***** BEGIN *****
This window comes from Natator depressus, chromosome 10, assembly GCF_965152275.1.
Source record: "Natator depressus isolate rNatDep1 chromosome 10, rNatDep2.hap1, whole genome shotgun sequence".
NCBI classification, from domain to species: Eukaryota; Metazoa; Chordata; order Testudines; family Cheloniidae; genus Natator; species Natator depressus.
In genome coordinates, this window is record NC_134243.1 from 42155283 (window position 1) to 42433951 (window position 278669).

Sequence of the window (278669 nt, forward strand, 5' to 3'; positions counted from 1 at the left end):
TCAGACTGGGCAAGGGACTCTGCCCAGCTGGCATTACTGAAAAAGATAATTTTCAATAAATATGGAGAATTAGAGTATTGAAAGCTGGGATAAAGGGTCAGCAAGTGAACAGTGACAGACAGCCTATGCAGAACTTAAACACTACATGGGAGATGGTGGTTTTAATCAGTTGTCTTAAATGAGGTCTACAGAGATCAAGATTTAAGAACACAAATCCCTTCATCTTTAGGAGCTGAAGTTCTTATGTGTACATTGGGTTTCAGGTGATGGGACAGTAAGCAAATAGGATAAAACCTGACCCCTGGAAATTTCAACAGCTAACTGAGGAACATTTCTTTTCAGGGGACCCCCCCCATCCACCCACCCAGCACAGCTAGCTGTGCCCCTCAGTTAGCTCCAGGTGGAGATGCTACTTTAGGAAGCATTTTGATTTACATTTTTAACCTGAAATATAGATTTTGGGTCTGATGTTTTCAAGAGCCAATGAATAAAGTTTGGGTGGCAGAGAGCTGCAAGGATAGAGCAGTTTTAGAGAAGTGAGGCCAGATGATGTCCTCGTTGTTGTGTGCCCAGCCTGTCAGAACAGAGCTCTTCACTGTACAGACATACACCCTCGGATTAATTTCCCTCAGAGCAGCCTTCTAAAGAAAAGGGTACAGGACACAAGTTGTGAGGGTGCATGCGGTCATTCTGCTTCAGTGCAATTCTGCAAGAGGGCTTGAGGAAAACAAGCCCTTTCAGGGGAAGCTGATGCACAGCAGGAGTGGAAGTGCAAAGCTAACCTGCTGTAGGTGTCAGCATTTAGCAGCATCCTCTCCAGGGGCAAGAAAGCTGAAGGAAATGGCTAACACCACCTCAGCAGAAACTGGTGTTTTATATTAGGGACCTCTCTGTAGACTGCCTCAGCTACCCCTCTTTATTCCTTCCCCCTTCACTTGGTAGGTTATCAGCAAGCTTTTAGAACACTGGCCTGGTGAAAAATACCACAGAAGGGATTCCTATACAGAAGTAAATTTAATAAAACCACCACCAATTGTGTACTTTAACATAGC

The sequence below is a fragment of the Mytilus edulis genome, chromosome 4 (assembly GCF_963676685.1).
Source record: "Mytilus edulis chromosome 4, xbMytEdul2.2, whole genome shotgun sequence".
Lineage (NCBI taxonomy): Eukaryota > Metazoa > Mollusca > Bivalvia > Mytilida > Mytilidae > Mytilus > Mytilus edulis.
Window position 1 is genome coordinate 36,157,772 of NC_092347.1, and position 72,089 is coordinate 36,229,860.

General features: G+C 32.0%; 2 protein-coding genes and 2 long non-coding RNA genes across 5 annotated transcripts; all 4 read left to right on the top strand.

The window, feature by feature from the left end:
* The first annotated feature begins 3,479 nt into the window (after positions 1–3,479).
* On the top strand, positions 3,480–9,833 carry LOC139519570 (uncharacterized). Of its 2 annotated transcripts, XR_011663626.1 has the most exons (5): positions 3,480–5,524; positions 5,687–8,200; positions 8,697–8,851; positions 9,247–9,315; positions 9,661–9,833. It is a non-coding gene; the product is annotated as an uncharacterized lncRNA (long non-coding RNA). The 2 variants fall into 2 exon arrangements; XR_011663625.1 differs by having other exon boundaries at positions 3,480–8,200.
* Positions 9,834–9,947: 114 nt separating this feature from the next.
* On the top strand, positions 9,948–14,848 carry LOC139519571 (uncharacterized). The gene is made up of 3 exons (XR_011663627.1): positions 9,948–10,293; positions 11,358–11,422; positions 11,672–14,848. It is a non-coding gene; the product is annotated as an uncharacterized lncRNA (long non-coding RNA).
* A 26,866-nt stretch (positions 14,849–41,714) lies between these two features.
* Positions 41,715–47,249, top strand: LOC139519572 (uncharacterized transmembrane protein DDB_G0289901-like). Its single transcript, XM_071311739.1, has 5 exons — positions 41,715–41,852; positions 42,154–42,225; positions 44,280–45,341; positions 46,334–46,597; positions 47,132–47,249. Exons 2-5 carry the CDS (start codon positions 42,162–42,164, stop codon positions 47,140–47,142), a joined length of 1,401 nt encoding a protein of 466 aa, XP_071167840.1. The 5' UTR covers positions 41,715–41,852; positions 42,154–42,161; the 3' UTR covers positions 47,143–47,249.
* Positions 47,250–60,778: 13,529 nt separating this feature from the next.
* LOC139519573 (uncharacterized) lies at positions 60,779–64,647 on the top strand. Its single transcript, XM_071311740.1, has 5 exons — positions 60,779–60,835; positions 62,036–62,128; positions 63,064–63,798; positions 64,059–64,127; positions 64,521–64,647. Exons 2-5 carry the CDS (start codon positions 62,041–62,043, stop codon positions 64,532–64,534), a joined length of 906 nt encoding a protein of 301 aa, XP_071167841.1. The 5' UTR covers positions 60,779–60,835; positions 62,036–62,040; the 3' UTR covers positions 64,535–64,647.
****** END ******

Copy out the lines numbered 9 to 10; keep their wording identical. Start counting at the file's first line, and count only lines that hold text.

Lineage (NCBI taxonomy): Eukaryota > Metazoa > Mollusca > Bivalvia > Mytilida > Mytilidae > Mytilus > Mytilus edulis.
Window position 1 is genome coordinate 36,157,772 of NC_092347.1, and position 72,089 is coordinate 36,229,860.